Growing Opportunity: UTeach Among New STEM Programs Addressing Teacher Shortage

     From Focus magazine, Spring 2012 >>

By Tim Turner

ince Richardson always thought he had a gift for teaching. In the Army, he taught soldiers first-aid for over five years and loved it, but he was unsure if he wanted to make teaching a career.

Until now.

Richardson recently found himself teaching again, this time as a Columbus State student fulfilling a class assignment at St. Mary’s Elementary Magnet Academy in south Columbus. There, he was earning hands-on experience as part of CSU’s UTeach program, a new initiative funded by CSU and a federal grant designed to produce more public school teachers in the areas of science, technology, engineering and math — STEM, for short.

Part of Richardson’s assignment was to execute a lesson plan in front of a class. He had taught Combat Life Saver classes to soldiers with Fort Benning’s 3rd Infantry Division, but would he be as eager to remain in the classroom after a day with kids?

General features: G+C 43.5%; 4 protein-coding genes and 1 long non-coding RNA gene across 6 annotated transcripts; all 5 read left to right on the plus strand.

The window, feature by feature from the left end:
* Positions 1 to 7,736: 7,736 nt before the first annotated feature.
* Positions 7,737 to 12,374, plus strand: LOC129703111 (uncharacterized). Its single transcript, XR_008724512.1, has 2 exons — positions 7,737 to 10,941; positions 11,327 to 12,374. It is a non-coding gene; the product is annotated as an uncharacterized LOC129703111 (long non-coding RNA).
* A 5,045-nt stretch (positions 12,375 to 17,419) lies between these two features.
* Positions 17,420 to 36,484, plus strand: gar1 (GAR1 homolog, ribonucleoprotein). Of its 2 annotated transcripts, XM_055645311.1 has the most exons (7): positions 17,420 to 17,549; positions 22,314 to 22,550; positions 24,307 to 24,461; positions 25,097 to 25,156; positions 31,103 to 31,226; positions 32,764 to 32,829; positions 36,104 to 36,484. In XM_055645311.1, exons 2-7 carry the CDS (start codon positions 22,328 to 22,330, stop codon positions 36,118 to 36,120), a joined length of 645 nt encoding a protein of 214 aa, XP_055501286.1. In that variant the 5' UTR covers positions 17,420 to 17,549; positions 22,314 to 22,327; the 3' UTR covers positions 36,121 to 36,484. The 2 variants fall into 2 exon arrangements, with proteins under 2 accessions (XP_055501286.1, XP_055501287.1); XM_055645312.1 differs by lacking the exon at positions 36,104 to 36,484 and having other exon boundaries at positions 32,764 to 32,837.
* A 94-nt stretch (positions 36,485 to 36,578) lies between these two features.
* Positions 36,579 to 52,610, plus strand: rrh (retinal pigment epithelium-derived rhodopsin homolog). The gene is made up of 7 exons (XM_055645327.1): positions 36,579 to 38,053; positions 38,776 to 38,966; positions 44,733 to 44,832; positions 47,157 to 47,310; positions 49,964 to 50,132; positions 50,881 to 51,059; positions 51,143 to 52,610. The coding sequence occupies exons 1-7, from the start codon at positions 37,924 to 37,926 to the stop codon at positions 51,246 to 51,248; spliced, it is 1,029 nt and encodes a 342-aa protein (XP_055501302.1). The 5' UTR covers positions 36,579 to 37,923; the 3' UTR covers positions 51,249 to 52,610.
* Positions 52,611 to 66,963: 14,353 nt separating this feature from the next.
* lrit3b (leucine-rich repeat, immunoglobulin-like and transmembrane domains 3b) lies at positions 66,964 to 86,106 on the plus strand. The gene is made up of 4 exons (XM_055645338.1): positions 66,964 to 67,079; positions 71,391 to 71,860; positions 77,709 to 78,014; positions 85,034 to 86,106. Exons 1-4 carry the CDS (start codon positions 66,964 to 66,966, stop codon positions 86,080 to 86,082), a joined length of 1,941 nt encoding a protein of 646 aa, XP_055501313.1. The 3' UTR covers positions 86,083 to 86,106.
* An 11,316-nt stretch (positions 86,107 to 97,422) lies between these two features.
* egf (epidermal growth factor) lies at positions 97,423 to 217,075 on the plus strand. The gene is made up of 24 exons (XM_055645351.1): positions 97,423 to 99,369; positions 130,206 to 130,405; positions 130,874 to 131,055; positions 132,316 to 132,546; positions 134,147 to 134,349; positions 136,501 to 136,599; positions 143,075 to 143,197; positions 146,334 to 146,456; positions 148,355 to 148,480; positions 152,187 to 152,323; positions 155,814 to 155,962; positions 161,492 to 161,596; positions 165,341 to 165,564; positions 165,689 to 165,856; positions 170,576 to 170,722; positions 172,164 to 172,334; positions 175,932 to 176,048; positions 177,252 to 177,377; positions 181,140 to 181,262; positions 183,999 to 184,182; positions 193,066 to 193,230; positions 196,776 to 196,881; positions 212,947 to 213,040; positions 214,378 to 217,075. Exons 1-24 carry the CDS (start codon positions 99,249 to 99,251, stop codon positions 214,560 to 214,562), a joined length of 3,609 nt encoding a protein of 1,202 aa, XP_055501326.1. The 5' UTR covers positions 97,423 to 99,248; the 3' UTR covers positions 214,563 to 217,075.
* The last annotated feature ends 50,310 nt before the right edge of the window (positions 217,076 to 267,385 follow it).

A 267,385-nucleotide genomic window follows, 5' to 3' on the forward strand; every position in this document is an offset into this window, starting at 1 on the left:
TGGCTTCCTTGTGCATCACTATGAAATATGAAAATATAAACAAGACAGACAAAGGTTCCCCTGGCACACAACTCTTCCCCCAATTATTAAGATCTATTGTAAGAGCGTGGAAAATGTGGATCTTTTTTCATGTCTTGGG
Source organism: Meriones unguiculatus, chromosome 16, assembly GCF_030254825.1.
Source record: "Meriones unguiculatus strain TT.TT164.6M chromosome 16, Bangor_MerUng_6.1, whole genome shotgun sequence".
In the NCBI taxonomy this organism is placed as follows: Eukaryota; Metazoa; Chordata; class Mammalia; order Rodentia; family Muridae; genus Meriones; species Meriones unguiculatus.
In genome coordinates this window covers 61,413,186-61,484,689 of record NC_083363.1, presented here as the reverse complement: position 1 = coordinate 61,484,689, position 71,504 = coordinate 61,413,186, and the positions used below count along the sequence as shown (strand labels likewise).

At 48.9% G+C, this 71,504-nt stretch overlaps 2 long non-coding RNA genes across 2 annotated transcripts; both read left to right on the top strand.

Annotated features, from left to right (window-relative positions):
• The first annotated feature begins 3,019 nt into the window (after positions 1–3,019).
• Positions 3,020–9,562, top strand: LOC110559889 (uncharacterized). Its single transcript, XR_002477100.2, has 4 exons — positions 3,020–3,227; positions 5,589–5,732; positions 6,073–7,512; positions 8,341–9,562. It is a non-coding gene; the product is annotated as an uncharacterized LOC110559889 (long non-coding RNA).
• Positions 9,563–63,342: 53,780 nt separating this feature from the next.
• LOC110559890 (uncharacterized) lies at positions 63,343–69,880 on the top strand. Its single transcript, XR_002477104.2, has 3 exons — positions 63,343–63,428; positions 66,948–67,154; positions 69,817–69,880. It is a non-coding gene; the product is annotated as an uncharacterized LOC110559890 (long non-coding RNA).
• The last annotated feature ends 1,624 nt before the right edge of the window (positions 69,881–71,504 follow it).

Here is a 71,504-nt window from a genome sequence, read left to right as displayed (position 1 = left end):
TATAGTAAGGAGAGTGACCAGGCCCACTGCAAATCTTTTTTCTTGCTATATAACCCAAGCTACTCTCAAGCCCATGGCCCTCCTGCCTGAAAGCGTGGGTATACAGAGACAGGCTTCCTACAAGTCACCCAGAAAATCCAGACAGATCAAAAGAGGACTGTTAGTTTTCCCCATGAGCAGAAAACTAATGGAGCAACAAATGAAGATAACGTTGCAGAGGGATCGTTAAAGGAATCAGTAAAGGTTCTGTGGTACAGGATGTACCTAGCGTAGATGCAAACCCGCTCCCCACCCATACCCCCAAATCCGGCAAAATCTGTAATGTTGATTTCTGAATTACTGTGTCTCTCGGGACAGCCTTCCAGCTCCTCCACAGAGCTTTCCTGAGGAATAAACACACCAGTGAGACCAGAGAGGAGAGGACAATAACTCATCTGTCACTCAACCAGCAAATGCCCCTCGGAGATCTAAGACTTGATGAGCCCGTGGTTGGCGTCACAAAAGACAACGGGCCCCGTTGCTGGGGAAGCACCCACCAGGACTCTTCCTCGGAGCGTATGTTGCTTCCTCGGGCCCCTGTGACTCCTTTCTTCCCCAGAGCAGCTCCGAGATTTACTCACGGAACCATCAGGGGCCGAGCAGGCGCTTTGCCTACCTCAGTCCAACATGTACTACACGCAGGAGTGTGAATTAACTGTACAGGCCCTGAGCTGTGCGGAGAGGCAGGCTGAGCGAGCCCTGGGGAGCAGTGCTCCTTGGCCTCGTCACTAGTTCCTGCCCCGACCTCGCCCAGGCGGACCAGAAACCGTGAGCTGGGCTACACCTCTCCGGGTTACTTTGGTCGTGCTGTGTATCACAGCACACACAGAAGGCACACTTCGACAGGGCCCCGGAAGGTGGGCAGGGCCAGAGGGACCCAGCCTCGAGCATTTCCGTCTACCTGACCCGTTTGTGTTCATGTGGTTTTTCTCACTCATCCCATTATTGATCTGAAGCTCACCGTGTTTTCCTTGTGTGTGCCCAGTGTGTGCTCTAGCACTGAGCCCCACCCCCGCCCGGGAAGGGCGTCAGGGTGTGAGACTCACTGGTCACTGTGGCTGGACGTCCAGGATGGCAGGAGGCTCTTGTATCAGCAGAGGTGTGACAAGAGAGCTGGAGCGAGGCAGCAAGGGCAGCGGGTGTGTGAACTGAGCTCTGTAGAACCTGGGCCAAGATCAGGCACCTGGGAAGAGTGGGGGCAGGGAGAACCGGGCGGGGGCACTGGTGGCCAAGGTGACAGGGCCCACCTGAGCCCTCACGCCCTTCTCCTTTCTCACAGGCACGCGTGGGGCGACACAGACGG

“Without a doubt,” Richardson said. “If I had any questions about it, the whole UTeach program makes me know for certain this is what I want to do. This is a great opportunity for me.”

It’s also a great opportunity for Columbus State, UTeach Columbus and CSU’s other new efforts to address the nation’s shortage of math and science teachers. Richardson’s experience is evidence the program is preparing well the next generation of teachers.

“The way that the professors went over specifically what was needed, what we were going to face, just the whole lesson program that they set up for us is great,” said Richardson. “If we had any questions — my partner (Sarah Hawk) and I had never done this before — this was a really nice guide for us to be able to teach without any problems.”

Columbus State exceeded its goal of attracting 24 students to the new program this spring as 32 enrolled. This bodes well as CSU coordinates a number of initiatives designed to recruit, train and retain high school teachers in STEM areas.